Soon after the Shah family arrived in Bhambha, Shadi told me, the villagers began to regard the shrine’s cows with reverence. “Because of their association with the shrine and the saint,” he said, “people started regarding them as blessed.” After that, devotees started to bring gifts of cows. Many came to refer to the herd at the shrine as babe di gawan—cows of the saint. People started realising, Shadi said, “that if they brought food for the cows, their wishes would be granted.”

Many of the locals, who were predominantly Sunnis, developed superstitions about the cows. The cattle “would walk through people’s fields and eat their crops,” Shadi said, and people would do nothing, because they believed that “if they did any harm to the cows, they knew that harm would fall on them as well.”

These superstitions could even work against the shrine’s interests. Sometimes, in order to keep up with the costs of necessary renovations, the Shahs had to sell a cow. But often, Shadi said, “no one was willing to buy the cow of a saint.” He told me of an incident when a local man tried to buy one. The man practiced Wahhabism—a sect of Islam that strictly adheres to literal interpretations of the Quran, often shunning practices it perceives as less pure, including Sufi traditions. “Everyone warned him against buying the cow,” Shadi said. But the man was sceptical, mockingly asking, “Will the saint break my leg?” And then, Shadi said, “As soon as he bought the cow, his leg broke. The next day, he returned the cow to us.”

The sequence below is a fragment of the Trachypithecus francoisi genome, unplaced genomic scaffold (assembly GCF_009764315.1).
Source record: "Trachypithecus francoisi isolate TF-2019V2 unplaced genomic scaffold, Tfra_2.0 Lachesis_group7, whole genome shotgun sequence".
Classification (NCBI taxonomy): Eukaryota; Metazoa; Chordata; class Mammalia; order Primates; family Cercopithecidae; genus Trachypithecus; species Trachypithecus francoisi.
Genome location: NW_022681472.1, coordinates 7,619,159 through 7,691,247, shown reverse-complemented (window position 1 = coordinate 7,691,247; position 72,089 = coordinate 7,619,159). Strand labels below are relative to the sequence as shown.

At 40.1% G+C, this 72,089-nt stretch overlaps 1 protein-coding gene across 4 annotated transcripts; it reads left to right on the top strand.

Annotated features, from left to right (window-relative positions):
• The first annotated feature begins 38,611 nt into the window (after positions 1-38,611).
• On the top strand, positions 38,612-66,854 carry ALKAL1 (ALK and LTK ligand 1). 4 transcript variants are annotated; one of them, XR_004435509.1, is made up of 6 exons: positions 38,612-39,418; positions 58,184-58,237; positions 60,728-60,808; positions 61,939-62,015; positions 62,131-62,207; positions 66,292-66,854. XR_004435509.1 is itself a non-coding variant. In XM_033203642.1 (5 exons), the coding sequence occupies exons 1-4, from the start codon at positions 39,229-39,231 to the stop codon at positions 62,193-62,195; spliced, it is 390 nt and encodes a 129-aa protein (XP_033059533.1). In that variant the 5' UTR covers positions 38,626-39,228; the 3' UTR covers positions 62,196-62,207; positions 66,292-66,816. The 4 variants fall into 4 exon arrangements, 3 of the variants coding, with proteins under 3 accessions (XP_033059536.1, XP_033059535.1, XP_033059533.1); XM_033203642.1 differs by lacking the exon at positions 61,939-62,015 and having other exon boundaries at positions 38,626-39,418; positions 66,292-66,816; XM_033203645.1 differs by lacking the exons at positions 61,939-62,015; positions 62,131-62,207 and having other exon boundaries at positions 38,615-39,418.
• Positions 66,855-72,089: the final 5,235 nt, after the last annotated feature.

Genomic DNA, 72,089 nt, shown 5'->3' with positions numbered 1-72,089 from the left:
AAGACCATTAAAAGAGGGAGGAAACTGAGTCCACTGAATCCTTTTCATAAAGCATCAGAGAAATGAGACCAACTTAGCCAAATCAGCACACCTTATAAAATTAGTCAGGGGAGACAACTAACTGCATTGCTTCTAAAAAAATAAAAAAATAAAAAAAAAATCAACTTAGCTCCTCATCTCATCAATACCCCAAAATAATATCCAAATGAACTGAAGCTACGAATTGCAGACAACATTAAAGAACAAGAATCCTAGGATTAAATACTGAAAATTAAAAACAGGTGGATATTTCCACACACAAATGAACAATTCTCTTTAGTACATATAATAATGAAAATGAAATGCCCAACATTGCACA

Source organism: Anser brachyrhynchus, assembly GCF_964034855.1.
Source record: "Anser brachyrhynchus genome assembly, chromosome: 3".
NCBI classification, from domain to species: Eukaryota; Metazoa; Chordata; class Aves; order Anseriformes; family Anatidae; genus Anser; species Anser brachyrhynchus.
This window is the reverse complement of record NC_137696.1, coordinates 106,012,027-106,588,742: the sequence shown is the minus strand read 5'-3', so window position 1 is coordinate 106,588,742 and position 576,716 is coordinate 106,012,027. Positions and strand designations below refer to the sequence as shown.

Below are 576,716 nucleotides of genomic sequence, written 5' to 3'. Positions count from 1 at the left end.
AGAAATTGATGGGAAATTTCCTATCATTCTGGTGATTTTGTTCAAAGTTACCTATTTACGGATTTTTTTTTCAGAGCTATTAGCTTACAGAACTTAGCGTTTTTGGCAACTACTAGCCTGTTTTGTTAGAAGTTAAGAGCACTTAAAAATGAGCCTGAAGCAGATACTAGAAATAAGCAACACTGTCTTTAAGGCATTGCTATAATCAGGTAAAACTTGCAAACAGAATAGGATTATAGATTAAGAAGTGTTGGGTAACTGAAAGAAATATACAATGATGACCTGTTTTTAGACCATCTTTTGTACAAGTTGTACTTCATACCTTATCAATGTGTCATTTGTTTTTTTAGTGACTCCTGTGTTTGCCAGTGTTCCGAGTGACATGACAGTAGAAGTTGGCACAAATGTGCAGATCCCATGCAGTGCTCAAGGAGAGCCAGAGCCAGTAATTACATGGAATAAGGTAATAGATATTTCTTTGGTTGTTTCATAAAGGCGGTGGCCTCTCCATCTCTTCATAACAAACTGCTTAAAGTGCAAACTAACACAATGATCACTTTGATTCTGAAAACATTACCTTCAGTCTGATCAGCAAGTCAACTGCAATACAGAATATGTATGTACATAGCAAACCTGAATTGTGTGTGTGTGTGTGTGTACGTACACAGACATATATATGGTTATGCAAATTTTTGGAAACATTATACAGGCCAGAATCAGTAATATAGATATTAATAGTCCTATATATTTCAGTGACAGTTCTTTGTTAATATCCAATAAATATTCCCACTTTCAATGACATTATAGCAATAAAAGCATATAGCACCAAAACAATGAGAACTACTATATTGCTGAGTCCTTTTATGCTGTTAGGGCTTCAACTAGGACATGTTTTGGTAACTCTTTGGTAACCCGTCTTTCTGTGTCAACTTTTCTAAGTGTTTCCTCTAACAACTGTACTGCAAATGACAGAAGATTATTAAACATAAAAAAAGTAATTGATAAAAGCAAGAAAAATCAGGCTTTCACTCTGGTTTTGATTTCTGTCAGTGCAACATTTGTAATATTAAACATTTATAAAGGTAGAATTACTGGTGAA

Now, belief in many of these superstitions is declining, along with the community’s reverence for the cows. “People now have no scruples in buying and eating this cow,” Shadi said. “This is due to the influence of Wahhabism in Pakistan. They have stopped believing in such religious traditions.”

According to the Pakistani historian Tahir Kamran, Wahhabism has always had a minority presence in the country. It rose to prominence in the 1980s, when Saudi Arabia began funding Wahhabi madrasas in Pakistan. After the militant attacks of 11 September 2001, Kamran said, Saudi Arabia “invigorated” the funding flowing to Pakistan. This, he said, has caused a “dehistoricisation” of society, leading today’s Pakistani Muslims to move “away from their culture,” shunning traditions such as Sufi shrines, and gravitating instead towards a “literalist interpretation of Islam.”

Whatever is causing the change in attitude among Bhambha residents, the Shahs’ shrine has been sorely feeling its effects. “Our cows have little bags around their necks in which people used to put in their offerings,” Shadi said. “The offerings have reduced over the years.” Saeen Shoukat, a senior malang at the dargah, told me that earlier, “these cows were regarded as sacred by a large segment of the population. People would touch their hooves for blessings. They would pass their children from under the cows and have them oil the cows’ horns.” Now, he said, “all of these practices have slowly faded away.”

Eager to hear the perspective of someone from the wider community, I entered a nearby kitchenware shop and spoke to its owner: Muhammad Javed, a middle-aged man with a beard and a skullcap. “Nobody worships the cows,” he made clear, with a tone that was almost apologetic, seemingly aware of the tradition’s potential to cause controversy. “These cows keep on roaming around, but no one puts any money into their bags. It’s just that no one harms them as well, knowing that they are the cows of the saint. If they come and eat something from a stall, people just softly nudge them away.”

Haroon Khalid Haroon Khalid is a freelance journalist based in Pakistan. He is the author of In Search of Shiva and A White Trail.